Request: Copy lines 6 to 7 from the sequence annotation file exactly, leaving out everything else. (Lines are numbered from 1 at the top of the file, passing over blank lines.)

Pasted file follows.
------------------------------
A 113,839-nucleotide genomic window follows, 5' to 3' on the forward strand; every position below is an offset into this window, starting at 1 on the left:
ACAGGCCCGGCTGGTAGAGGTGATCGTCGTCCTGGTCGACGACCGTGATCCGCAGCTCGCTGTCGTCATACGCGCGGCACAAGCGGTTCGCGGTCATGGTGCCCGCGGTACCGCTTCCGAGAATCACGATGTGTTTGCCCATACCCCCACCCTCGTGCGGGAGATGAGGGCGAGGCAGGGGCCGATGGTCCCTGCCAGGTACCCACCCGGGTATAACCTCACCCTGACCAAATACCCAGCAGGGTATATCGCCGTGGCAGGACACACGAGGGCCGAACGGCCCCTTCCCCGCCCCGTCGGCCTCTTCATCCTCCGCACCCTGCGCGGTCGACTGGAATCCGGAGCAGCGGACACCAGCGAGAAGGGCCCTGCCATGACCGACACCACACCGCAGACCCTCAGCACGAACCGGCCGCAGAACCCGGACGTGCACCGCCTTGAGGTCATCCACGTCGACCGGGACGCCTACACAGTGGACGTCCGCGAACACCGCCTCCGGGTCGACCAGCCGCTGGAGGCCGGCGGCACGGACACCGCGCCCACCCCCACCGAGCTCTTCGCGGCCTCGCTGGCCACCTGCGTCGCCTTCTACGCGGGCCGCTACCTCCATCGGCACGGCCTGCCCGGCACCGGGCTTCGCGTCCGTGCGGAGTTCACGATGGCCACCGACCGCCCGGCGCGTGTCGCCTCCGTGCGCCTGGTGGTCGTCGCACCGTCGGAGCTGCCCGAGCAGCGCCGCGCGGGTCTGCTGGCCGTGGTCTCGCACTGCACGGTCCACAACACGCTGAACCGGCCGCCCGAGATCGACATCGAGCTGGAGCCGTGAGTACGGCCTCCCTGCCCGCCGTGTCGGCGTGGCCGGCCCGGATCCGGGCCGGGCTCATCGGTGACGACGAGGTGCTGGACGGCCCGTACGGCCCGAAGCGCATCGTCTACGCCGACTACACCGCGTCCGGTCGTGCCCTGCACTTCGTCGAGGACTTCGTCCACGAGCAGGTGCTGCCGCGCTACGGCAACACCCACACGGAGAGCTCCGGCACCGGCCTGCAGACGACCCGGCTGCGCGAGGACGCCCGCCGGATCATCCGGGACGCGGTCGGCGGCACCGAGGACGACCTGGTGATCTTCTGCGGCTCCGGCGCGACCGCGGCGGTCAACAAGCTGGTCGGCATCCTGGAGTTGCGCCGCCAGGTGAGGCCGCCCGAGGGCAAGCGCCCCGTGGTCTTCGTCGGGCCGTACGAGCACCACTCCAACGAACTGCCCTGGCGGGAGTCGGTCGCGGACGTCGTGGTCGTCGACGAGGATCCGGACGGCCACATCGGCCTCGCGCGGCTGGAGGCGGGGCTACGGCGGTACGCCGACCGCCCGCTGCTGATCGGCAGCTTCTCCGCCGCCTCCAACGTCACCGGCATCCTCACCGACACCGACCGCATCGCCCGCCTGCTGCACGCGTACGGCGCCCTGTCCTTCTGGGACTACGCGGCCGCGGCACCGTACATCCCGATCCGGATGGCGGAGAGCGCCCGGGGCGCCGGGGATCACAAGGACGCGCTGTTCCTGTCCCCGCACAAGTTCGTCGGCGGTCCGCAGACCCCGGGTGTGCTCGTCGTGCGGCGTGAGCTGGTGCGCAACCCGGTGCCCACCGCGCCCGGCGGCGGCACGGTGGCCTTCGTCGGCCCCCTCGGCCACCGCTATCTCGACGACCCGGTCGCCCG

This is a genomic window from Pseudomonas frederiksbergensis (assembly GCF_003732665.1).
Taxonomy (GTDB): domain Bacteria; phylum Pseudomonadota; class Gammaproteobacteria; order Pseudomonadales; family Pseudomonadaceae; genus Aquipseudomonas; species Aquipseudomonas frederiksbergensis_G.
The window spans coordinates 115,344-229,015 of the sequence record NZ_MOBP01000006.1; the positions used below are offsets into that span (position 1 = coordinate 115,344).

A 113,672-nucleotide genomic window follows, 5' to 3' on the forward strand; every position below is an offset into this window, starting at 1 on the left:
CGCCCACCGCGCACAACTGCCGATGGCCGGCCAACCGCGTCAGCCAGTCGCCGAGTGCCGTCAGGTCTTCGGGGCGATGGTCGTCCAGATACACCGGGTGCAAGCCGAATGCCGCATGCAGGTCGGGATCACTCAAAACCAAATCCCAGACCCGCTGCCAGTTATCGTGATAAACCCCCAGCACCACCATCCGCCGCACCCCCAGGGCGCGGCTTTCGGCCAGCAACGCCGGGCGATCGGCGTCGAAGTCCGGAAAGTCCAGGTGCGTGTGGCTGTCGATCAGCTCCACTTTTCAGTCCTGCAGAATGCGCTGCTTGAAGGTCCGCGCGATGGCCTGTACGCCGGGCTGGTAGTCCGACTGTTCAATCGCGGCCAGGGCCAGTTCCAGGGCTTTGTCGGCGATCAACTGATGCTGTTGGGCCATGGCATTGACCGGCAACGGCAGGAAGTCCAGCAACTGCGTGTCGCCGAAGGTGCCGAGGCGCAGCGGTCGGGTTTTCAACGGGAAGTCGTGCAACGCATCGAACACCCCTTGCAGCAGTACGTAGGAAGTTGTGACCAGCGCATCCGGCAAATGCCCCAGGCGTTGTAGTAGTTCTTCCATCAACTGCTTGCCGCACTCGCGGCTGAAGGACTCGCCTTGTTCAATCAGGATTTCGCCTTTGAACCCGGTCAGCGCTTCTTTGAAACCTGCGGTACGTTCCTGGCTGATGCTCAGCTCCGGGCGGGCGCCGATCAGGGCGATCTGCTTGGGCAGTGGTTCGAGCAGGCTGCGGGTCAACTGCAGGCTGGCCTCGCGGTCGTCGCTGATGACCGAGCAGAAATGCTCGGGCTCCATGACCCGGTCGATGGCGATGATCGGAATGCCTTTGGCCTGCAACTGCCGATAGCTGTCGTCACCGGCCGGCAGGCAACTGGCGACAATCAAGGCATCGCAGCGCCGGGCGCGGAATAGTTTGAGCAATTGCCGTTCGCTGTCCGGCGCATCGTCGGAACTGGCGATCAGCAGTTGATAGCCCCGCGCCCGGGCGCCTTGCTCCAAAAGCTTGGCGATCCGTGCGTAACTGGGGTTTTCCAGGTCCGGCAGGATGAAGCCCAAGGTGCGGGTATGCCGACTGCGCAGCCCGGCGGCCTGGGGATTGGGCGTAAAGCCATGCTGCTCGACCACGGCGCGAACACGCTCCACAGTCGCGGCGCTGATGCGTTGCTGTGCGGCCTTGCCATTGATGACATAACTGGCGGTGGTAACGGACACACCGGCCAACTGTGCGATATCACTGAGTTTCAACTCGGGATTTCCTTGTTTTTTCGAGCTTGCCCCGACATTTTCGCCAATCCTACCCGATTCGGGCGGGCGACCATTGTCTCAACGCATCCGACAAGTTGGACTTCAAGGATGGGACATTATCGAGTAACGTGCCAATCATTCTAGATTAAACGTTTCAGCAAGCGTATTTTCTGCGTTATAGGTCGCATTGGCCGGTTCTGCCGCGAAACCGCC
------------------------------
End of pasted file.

A 113,672-nucleotide genomic window follows, 5' to 3' on the forward strand; every position below is an offset into this window, starting at 1 on the left:
CGCCCACCGCGCACAACTGCCGATGGCCGGCCAACCGCGTCAGCCAGTCGCCGAGTGCCGTCAGGTCTTCGGGGCGATGGTCGTCCAGATACACCGGGTGCAAGCCGAATGCCGCATGCAGGTCGGGATCACTCAAAACCAAATCCCAGACCCGCTGCCAGTTATCGTGATAAACCCCCAGCACCACCATCCGCCGCACCCCCAGGGCGCGGCTTTCGGCCAGCAACGCCGGGCGATCGGCGTCGAAGTCCGGAAAGTCCAGGTGCGTGTGGCTGTCGATCAGCTCCACTTTTCAGTCCTGCAGAATGCGCTGCTTGAAGGTCCGCGCGATGGCCTGTACGCCGGGCTGGTAGTCCGACTGTTCAATCGCGGCCAGGGCCAGTTCCAGGGCTTTGTCGGCGATCAACTGATGCTGTTGGGCCATGGCATTGACCGGCAACGGCAGGAAGTCCAGCAACTGCGTGTCGCCGAAGGTGCCGAGGCGCAGCGGTCGGGTTTTCAACGGGAAGTCGTGCAACGCATCGAACACCCCTTGCAGCAGTACGTAGGAAGTTGTGACCAGCGCATCCGGCAAATGCCCCAGGCGTTGTAGTAGTTCTTCCATCAACTGCTTGCCGCACTCGCGGCTGAAGGACTCGCCTTGTTCAATCAGGATTTCGCCTTTGAACCCGGTCAGCGCTTCTTTGAAACCTGCGGTACGTTCCTGGCTGATGCTCAGCTCCGGGCGGGCGCCGATCAGGGCGATCTGCTTGGGCAGTGGTTCGAGCAGGCTGCGGGTCAACTGCAGGCTGGCCTCGCGGTCGTCGCTGATGACCGAGCAGAAATGCTCGGGCTCCATGACCCGGTCGATGGCGATGATCGGAATGCCTTTGGCCTGCAACTGCCGATAGCTGTCGTCACCGGCCGGCAGGCAACTGGCGACAATCAAGGCATCGCAGCGCCGGGCGCGGAATAGTTTGAGCAATTGCCGTTCGCTGTCCGGCGCATCGTCGGAACTGGCGATCAGCAGTTGATAGCCCCGCGCCCGGGCGCCTTGCTCCAAAAGCTTGGCGATCCGTGCGTAACTGGGGTTTTCCAGGTCCGGCAGGATGAAGCCCAAGGTGCGGGTATGCCGACTGCGCAGCCCGGCGGCCTGGGGATTGGGCGTAAAGCCATGCTGCTCGACCACGGCGCGAACACGCTCCACAGTCGCGGCGCTGATGCGTTGCTGTGCGGCCTTGCCATTGATGACATAACTGGCGGTGGTAACGGACACACCGGCCAACTGTGCGATATCACTGAGTTTCAACTCGGGATTTCCTTGTTTTTTCGAGCTTGCCCCGACATTTTCGCCAATCCTACCCGATTCGGGCGGGCGACCATTGTCTCAACGCATCCGACAAGTTGGACTTCAAGGATGGGACATTATCGAGTAACGTGCCAATCATTCTAGATTAAACGTTTCAGCAAGCGTATTTTCTGCGTTATAGGTCGCATTGGCCGGTTCTGCCGCGAAACCGCC